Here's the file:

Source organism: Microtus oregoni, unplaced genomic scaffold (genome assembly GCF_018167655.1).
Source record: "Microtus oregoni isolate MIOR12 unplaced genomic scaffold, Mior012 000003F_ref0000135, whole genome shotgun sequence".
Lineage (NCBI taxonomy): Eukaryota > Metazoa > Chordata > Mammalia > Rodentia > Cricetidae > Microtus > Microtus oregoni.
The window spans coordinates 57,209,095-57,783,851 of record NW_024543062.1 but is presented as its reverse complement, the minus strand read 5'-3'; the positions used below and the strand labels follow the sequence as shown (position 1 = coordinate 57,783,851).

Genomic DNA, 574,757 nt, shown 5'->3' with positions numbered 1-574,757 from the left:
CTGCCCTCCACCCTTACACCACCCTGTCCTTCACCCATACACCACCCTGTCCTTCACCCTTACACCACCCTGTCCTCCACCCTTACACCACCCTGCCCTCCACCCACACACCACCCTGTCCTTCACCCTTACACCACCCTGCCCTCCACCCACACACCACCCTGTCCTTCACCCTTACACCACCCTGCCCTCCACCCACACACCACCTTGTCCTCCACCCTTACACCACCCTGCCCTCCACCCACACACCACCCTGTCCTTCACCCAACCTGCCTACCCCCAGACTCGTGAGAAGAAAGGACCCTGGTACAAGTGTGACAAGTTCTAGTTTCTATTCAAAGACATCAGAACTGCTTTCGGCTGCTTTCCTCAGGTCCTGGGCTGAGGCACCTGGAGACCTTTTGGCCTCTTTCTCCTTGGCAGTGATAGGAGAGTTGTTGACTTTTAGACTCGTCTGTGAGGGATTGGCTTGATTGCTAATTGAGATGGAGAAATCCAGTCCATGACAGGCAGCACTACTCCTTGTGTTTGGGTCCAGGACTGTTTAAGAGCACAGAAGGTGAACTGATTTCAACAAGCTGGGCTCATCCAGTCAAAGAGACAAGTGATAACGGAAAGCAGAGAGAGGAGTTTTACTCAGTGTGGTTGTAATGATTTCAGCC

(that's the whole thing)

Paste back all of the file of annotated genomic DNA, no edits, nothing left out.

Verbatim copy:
Source organism: Microtus oregoni, unplaced genomic scaffold (genome assembly GCF_018167655.1).
Source record: "Microtus oregoni isolate MIOR12 unplaced genomic scaffold, Mior012 000003F_ref0000135, whole genome shotgun sequence".
Lineage (NCBI taxonomy): Eukaryota > Metazoa > Chordata > Mammalia > Rodentia > Cricetidae > Microtus > Microtus oregoni.
The window spans coordinates 57,209,095-57,783,851 of record NW_024543062.1 but is presented as its reverse complement, the minus strand read 5'-3'; the positions used below and the strand labels follow the sequence as shown (position 1 = coordinate 57,783,851).

Genomic DNA, 574,757 nt, shown 5'->3' with positions numbered 1-574,757 from the left:
CTGCCCTCCACCCTTACACCACCCTGTCCTTCACCCATACACCACCCTGTCCTTCACCCTTACACCACCCTGTCCTCCACCCTTACACCACCCTGCCCTCCACCCACACACCACCCTGTCCTTCACCCTTACACCACCCTGCCCTCCACCCACACACCACCCTGTCCTTCACCCTTACACCACCCTGCCCTCCACCCACACACCACCTTGTCCTCCACCCTTACACCACCCTGCCCTCCACCCACACACCACCCTGTCCTTCACCCAACCTGCCTACCCCCAGACTCGTGAGAAGAAAGGACCCTGGTACAAGTGTGACAAGTTCTAGTTTCTATTCAAAGACATCAGAACTGCTTTCGGCTGCTTTCCTCAGGTCCTGGGCTGAGGCACCTGGAGACCTTTTGGCCTCTTTCTCCTTGGCAGTGATAGGAGAGTTGTTGACTTTTAGACTCGTCTGTGAGGGATTGGCTTGATTGCTAATTGAGATGGAGAAATCCAGTCCATGACAGGCAGCACTACTCCTTGTGTTTGGGTCCAGGACTGTTTAAGAGCACAGAAGGTGAACTGATTTCAACAAGCTGGGCTCATCCAGTCAAAGAGACAAGTGATAACGGAAAGCAGAGAGAGGAGTTTTACTCAGTGTGGTTGTAATGATTTCAGCC